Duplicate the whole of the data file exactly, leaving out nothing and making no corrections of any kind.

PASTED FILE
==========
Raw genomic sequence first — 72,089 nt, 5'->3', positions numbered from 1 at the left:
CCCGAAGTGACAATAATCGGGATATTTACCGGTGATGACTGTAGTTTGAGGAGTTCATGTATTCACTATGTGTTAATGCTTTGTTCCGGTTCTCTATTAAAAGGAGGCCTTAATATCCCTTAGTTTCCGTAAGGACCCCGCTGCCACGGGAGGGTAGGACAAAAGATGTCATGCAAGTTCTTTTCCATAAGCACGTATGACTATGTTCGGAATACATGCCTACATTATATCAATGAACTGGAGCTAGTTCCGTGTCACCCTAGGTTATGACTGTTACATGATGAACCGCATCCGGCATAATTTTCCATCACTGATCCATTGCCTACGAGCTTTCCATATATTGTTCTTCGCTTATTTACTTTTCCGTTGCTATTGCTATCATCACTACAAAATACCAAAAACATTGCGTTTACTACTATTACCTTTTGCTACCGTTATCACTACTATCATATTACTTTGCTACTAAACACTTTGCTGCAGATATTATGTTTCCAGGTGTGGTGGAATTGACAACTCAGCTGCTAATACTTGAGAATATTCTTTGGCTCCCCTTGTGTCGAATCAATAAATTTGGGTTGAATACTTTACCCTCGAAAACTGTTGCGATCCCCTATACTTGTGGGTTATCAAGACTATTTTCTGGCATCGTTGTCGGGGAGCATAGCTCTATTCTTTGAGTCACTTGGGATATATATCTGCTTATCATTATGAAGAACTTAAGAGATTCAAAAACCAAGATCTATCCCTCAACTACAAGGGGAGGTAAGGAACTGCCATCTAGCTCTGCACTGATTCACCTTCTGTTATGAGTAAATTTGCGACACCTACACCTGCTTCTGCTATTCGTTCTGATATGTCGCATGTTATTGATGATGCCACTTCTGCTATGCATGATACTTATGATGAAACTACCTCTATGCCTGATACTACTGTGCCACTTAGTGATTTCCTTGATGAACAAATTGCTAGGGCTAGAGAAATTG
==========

Raw genomic sequence first — 72,089 nt, 5'->3', positions numbered from 1 at the left:
CCCGAAGTGACAATAATCGGGATATTTACCGGTGATGACTGTAGTTTGAGGAGTTCATGTATTCACTATGTGTTAATGCTTTGTTCCGGTTCTCTATTAAAAGGAGGCCTTAATATCCCTTAGTTTCCGTAAGGACCCCGCTGCCACGGGAGGGTAGGACAAAAGATGTCATGCAAGTTCTTTTCCATAAGCACGTATGACTATGTTCGGAATACATGCCTACATTATATCAATGAACTGGAGCTAGTTCCGTGTCACCCTAGGTTATGACTGTTACATGATGAACCGCATCCGGCATAATTTTCCATCACTGATCCATTGCCTACGAGCTTTCCATATATTGTTCTTCGCTTATTTACTTTTCCGTTGCTATTGCTATCATCACTACAAAATACCAAAAACATTGCGTTTACTACTATTACCTTTTGCTACCGTTATCACTACTATCATATTACTTTGCTACTAAACACTTTGCTGCAGATATTATGTTTCCAGGTGTGGTGGAATTGACAACTCAGCTGCTAATACTTGAGAATATTCTTTGGCTCCCCTTGTGTCGAATCAATAAATTTGGGTTGAATACTTTACCCTCGAAAACTGTTGCGATCCCCTATACTTGTGGGTTATCAAGACTATTTTCTGGCATCGTTGTCGGGGAGCATAGCTCTATTCTTTGAGTCACTTGGGATATATATCTGCTTATCATTATGAAGAACTTAAGAGATTCAAAAACCAAGATCTATCCCTCAACTACAAGGGGAGGTAAGGAACTGCCATCTAGCTCTGCACTGATTCACCTTCTGTTATGAGTAAATTTGCGACACCTACACCTGCTTCTGCTATTCGTTCTGATATGTCGCATGTTATTGATGATGCCACTTCTGCTATGCATGATACTTATGATGAAACTACCTCTATGCCTGATACTACTGTGCCACTTAGTGATTTCCTTGATGAACAAATTGCTAGGGCTAGAGAAATTG